Everyone has compared themselves to others in some way. As kids, we measure ourselves against our classmates and friends, siblings and parents. Professionals compete in the workplace. Artists and creatives compare themselves to the standards set by masters of their craft. And from these comparisons naturally follows the question of what we can do to improve – because, in any given aspect, there’s always someone we can perceive as better.
Today, you’ll find podcasts and blogs dedicated to self-improvement, along with more traditional media such as books, shows, and events where successful people and coaches deliver talks and tips. Reading these books and listening to these experts can be truly inspirational – but what happens when you start out on your own, only to stumble out of the gate?
Here are a few things to consider when struggling with the learning curve of self-improvement.
Even the best advice can only go so far depending on your own circumstances. Everybody has a truly unique combination of past background, present situation, and future goals. Writing in a journal or on a blog is one of the best places to start being open and honest about all three.
How does your past shape you? We all carry different kinds of baggage with us, but some of us might be dealing with a more difficult burden that prevents us from taking the same sort of positive steps towards improvement. For example, you or a close family member may have a history of alcoholism or addiction. It’s important to acknowledge the influence of this magnitude and do something about it – be active in its alcoholism treatment, for example.
Only when dealing with the past can we take effective strides in the present and focus on our future goals. As you move on, continue to write and define who you are, fleshing out concrete goals for the positive things you want to do in life.
Master the situation
The resources you have available are different depending on lifestyle and location. Living in a place like Pocatello is different from living in Salt Lake City. Each has its own opportunities and distractions. If your goal is to develop mindfulness, living in the country or a small city can prove beneficial. But if you are looking to kickstart your career as a software engineer, relocating to the big city may be essential to building connections and exposing yourself to a network of talent in the same field.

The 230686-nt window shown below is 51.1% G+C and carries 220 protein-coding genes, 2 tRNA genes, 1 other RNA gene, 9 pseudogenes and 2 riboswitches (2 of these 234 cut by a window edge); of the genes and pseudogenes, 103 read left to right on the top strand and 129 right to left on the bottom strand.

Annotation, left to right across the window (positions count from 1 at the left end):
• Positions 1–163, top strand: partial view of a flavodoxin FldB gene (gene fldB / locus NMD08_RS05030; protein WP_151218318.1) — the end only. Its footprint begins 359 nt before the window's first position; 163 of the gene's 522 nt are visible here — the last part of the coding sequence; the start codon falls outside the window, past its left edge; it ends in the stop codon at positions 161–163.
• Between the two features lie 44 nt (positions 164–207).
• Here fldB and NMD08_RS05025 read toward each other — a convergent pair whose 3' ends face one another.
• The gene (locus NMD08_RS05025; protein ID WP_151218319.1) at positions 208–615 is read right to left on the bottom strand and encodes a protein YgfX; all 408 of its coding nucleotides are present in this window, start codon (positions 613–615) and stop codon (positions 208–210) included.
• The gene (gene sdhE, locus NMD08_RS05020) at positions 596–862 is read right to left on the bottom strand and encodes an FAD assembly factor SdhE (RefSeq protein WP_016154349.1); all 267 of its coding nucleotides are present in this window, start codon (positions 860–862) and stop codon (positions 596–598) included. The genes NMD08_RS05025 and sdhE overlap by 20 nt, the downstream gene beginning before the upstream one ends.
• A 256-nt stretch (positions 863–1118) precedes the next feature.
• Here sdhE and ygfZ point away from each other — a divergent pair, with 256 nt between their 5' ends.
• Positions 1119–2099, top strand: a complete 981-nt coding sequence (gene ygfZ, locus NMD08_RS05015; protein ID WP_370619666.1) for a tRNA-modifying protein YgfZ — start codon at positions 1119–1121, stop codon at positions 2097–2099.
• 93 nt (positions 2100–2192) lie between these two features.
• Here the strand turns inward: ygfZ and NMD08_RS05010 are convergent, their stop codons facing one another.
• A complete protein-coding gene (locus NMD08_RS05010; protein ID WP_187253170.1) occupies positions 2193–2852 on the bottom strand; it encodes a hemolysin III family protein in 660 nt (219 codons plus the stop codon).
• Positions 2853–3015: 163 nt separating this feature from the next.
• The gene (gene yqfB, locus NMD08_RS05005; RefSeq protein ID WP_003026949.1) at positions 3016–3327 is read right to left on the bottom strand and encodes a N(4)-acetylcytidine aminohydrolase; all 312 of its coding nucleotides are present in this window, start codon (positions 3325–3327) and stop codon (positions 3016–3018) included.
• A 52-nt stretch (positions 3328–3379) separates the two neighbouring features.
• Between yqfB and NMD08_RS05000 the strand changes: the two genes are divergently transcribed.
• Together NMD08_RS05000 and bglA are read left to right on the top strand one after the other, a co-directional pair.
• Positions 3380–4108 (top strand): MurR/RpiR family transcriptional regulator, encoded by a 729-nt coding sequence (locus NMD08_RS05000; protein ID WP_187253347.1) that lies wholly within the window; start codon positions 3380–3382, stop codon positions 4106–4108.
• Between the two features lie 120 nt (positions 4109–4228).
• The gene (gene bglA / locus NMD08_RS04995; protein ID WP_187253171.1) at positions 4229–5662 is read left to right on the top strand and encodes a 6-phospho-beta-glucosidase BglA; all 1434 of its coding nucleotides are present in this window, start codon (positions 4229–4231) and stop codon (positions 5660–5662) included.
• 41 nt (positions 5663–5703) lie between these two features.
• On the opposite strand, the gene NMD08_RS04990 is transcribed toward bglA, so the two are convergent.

The important thing is to read your situation and master it. Even if you can’t just drop everything and move elsewhere, you can be aware of any handicaps presented by your surroundings – and give more effort to overcome them.
As the saying goes, Rome wasn’t built in a day. The Roman Empire as we know it underwent constant evolution over centuries, in order to maintain its dominance. Likewise, we can’t change instantly or achieve big goals in days. It’s important to set the right expectations so that we don’t get disappointed – and also become aware of when we’re making real progress.
Take small steps each day towards your goals by building habits that redefine you. This applies to both positive habit formation, and breaking down old destructive habits. It is a long journey for everyone, and we will all go through periods when we feel discouraged and lack the energy or willpower to carry on. Having a solid foundation of character and good habits will ensure we don’t slide too far and always get back up to resume our progress.